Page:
\ɪlˈɛkʃən], \ɪlˈɛkʃən], \ɪ_l_ˈɛ_k_ʃ_ə_n]\
Definitions of ELECTION
- 2006 - WordNet 3.0
- 2010 - New Age Dictionary Database
- 1913 - Webster's Revised Unabridged Dictionary
- 1919 - The Winston Simplified Dictionary
- 1899 - The american dictionary of the english language.
- 1894 - The Clarendon dictionary
- 1919 - The Concise Standard Dictionary of the English Language
- 1914 - Nuttall's Standard dictionary of the English language
- 1874 - Etymological and pronouncing dictionary of the English language
- 1871 - The Cabinet Dictionary of the English Language
- 1790 - A Complete Dictionary of the English Language
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By Princeton University
By Oddity Software
By Noah Webster.
By William Dodge Lewis, Edgar Arthur Singer
By Daniel Lyons
By William Hand Browne, Samuel Stehman Haldeman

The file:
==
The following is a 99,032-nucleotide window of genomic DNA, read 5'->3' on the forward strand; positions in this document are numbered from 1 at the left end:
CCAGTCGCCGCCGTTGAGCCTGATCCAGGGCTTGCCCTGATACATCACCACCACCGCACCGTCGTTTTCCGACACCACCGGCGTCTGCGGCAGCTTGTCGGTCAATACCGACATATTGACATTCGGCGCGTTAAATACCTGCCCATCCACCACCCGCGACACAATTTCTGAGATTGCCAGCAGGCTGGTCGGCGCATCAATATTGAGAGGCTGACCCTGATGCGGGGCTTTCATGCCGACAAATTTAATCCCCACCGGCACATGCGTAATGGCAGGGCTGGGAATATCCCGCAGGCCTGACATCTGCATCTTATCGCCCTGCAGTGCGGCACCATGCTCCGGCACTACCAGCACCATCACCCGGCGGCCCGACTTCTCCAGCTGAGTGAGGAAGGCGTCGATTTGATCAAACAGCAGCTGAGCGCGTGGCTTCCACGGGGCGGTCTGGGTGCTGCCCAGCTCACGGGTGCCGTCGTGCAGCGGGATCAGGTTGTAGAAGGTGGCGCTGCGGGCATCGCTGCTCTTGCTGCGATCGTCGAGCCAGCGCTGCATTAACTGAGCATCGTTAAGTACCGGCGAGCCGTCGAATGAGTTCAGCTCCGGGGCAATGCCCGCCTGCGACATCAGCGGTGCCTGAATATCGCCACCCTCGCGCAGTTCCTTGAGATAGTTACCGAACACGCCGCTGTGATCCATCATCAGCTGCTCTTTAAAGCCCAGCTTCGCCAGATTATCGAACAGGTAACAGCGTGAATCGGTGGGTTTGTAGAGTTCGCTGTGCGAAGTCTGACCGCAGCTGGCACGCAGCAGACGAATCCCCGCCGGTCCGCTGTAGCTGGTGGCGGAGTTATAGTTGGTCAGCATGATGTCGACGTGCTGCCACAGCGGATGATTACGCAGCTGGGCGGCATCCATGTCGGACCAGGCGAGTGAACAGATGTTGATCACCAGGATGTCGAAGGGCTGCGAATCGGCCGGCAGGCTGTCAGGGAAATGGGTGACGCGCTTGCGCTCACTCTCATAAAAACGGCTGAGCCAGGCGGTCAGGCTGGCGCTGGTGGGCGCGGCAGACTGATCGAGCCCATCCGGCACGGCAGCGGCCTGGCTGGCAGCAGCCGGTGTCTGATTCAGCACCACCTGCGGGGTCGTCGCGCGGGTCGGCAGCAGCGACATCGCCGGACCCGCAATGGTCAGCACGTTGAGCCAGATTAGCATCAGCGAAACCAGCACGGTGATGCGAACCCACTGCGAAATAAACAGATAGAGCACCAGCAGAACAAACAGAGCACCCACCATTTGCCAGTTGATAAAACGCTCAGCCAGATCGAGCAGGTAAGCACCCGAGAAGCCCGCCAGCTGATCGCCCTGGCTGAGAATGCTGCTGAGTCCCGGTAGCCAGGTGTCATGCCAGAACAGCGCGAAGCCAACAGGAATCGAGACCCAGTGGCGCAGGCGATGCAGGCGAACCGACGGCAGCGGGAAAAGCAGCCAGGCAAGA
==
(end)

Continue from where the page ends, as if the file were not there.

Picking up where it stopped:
By James Champlin Fernald
The act of electing, especially for office by vote; choice, option, or free will; discrimination; predestination to salvation; those predestined.
By Nuttall, P.Austin.
By Stormonth, James, Phelp, P. H.
n. [Latin] Act of choosing; choice the act of choosing a person to fill an office or employment power of choosing or selecting; voluntary preference; liberty to take or reject discriminating choice; distinction between divine choice; predetermination of God with regard to the subjects of his grace;â€”those who are chosen public choice of representatives or members time or day of electing members.
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- Oberlin, Ohio, 1833 as the "Collegiate Institute," but changed name in 1850. It founded by Congregationalists. Its theological department was opened 1835.